This is a big problem for everyone, because Democrats do not own all of the good ideas and good policies, despite the best efforts of McCain and Trump to make us believe just that.

Anybody out there voting for Gary Johnson: Do you want to chime in now, and say there is absolutely no difference between the parties?


Monday Wake Up Call – October 17, 2016

(This is a re-post of Monday’s column which was lost after the database crash on Monday night)

Random Monday thoughts:

First, Nobel Laureate Bob Dylan is a huge part of the soundtrack to the lives of boomers, so the average person has no problem with his winning the award, despite maybe pulling for Phillip Roth, or Dom DeLillo. From Dwight Garner:

This Nobel acknowledges what we’ve long sensed to be true: that Mr. Dylan is among the most authentic voices America has produced, a maker of images as audacious and resonant as anything in Walt Whitman or Emily Dickinson.

Dylan is probably the only Nobel Prize for Literature winner who was a household name. Most are people whose work is known only to the elites. Harvard Professor Richard Thomas teaches a course called “Bob Dylan”:

I don’t see any difference between a poet like Catullus or Virgil and Bob Dylan. I think they are doing the same things. It has to do with control of language, connecting of lyrics and melodies. That’s what makes it timeless.

The professor notes that in songs like “Lonesome Day Blues”, there’s a stanza that goes:

I’m going to spare the defeated, I’m going to speak to the crowd
I’m going to spare the defeated, ’cause I’m going to speak to the crowd
I’m going to teach peace to the conquered, I’m going to tame the proud

And it’s pretty much a direct quote of lines spoken in the “Aeneid” by the ghost of Aeneas’s father, Anchises, who he sees in the underworld, and who basically says to him: “Other people will make sculpture. Your art, your job as a Roman, is to ‘spare defeated peoples, tame the proud.’”

Second, what is the point of having a third presidential debate? We already know almost everything about the Pant Suit, because the Right has been studiously putting her public and private life on display for the past 30 years. There is more we might learn about Mr. McGropey Pants, but don’t expect to hear anything that sounds like policy. Expect the Pant Load to do nothing to elevate the discourse. If he says: “is the bitch through talking?” don’t be surprised.

Third, his supporters will remain loyal, even after the election. The Boston Globe reports that election night could be the start of something terrible. For the past two weeks, Trump has been stoking fears that you can’t trust what happens at the ballot box. This, from Cincinnati:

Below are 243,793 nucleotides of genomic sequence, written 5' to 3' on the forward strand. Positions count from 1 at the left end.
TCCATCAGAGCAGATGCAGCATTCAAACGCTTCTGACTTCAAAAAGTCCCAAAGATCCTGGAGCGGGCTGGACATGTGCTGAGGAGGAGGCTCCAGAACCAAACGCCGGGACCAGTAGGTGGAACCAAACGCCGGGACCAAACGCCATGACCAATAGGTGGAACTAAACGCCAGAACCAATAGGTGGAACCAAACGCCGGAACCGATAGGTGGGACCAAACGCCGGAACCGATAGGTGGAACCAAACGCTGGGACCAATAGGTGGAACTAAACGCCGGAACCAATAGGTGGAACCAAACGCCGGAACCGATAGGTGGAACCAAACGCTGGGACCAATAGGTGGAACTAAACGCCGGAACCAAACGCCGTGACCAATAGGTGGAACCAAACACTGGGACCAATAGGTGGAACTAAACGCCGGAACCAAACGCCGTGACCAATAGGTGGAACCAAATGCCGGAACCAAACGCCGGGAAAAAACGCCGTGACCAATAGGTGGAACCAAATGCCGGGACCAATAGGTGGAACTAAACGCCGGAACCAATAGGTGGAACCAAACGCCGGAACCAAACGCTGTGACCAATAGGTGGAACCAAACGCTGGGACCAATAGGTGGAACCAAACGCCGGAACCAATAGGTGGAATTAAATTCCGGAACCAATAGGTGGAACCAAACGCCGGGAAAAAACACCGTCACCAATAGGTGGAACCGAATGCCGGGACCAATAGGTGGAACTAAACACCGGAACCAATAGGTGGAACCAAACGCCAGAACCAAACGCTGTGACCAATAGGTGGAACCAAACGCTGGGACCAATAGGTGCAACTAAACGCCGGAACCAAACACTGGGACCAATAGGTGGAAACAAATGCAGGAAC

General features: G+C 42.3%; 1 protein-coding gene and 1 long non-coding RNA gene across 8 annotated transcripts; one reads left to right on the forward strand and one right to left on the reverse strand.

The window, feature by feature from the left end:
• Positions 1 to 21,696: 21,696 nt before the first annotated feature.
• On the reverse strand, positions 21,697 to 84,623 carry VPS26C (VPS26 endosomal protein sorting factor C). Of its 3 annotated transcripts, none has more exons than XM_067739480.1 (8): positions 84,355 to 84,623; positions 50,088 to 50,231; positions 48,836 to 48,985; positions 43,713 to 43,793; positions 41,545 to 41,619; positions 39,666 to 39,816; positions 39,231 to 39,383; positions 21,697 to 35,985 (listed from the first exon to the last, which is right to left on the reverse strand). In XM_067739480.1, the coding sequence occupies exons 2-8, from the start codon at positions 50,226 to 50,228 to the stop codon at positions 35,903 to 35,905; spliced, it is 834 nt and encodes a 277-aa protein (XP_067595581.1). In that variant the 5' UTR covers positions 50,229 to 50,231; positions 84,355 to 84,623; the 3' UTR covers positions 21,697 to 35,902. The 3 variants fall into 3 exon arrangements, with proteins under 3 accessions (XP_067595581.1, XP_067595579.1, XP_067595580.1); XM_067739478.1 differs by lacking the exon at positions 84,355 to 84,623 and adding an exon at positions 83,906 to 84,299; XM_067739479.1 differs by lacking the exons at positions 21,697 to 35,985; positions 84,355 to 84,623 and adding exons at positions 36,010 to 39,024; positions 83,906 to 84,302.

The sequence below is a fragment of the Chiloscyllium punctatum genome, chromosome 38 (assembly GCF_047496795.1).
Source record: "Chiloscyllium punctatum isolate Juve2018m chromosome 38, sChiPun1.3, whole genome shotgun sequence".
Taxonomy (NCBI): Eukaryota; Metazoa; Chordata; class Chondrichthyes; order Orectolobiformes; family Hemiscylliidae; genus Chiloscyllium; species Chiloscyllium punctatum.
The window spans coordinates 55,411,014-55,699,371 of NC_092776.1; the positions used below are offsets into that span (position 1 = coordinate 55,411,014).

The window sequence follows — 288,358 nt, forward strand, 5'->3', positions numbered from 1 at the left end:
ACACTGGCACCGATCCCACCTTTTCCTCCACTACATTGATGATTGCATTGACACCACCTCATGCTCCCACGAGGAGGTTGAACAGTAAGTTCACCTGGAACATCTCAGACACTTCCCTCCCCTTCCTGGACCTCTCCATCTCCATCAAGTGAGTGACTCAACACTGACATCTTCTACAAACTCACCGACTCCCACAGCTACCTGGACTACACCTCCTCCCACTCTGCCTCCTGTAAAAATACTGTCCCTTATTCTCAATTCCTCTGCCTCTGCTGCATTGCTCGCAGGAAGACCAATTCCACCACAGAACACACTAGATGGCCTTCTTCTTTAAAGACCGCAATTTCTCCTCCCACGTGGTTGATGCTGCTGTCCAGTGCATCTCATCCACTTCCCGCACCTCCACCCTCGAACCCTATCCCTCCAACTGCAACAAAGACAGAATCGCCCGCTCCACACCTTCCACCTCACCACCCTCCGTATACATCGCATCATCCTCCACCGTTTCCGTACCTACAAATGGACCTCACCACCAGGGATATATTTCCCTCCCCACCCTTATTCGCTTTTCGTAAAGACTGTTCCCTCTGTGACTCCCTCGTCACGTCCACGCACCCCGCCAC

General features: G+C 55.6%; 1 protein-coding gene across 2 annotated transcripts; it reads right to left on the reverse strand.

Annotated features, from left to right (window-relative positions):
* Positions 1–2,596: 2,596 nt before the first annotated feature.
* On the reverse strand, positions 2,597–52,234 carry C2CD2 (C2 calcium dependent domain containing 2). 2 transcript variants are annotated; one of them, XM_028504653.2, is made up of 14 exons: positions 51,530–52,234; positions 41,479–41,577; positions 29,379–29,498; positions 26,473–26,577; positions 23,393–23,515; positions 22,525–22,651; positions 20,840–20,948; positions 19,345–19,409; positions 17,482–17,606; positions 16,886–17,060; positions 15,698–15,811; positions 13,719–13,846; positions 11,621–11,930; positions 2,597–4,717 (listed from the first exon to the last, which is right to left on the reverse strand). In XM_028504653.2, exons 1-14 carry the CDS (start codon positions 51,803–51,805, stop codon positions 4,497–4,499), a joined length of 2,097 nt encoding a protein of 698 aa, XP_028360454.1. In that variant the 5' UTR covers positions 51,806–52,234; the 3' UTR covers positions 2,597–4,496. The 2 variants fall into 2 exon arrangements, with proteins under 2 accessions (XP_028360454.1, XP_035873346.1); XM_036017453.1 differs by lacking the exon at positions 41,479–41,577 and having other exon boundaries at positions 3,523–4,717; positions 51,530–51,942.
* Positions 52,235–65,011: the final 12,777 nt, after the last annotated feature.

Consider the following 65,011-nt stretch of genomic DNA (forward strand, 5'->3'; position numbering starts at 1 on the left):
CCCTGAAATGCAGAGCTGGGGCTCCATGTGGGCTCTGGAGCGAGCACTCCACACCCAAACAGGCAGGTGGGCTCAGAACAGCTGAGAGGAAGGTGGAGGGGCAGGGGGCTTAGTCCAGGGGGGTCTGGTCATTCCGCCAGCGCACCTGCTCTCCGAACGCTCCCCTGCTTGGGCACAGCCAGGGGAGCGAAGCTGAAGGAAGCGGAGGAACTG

And if Trump doesn’t win, some are even openly talking about violent rebellion and assassination, as fantastical and unhinged as that may seem.

“If she’s in office, I hope we can start a coup. She should be in prison or shot. That’s how I feel about it,” Dan Bowman, a 50-year-old contractor, said of Hillary Clinton…“We’re going to have a revolution and take them out of office if that’s what it takes. There’s going to be a lot of bloodshed. But that’s what it’s going to take…I would do whatever I can for my country.”

But, isn’t Trump your garden-variety Republican, and aren’t his supporters absolutely regular folks? After all, a sitting US Senator, Jeff Sessions, (R-Ala.) said in New Hampshire on Saturday that anti-Trump forces are trying to rig the election. All these people are mainstream GOP for sure.

And Mr. “in prison or shot” Bowman is just another peaceful American who is deeply concerned about the economic well-being of the working class.

Can’t you see Putin asking the UN to send in election monitors to certify the results?

Time to wake up America!  You brought this on (i) by not voting in off-year elections, (ii) by not supporting media that search for truth, and (iii) by not insisting on the best possible education for your kids.

To help you wake up, here is Nobel Laureate Bob Dylan’s “Tangled Up in Blue”, recorded in 1975:

Sample Lyrics:

Then she opened up a book of poems
And handed it to me
Written by an Italian poet
From the thirteenth century
And every one of them words rang true
And glowed like burnin’ coal
Pourin’ off of every page
Like it was written in my soul from me to you
Tangled up in blue

Those who read the Wrongologist in email can view the video here.


Sunday Cartoon Blogging – October 16, 2016

(this is a re-post of Sunday’s column after the site’s database crashed)

“Important issues in the presidential campaign are like the Oakland A’s. You aren’t going to see much of them in October” Rocky Mountain Mike

The best things that happened last week were the Nobel Prize for Bob Dylan and Michelle Obama’s speech. Perhaps the worst thing last week was the US’s deeper involvement in Yemen: The Saudis bombed a funeral. An American naval vessel was attacked at sea by the Houthis. We launched cruise missiles at Yemen. The Iranian navy started patrolling off of Yemen in the same space as the US navy. Escalation, and what does the US get out of this? The Obama administration must be held to account for this.

Dylan wins the Nobel:


Trump’s decline in the polls means his call “Hillary for jail” has a new meaning:


The GOP establishment walks away from Trump just a little:


Trump admitting sexual assault has given some Christian supporters a moral dilemma:



Trump gets a new campaign logo: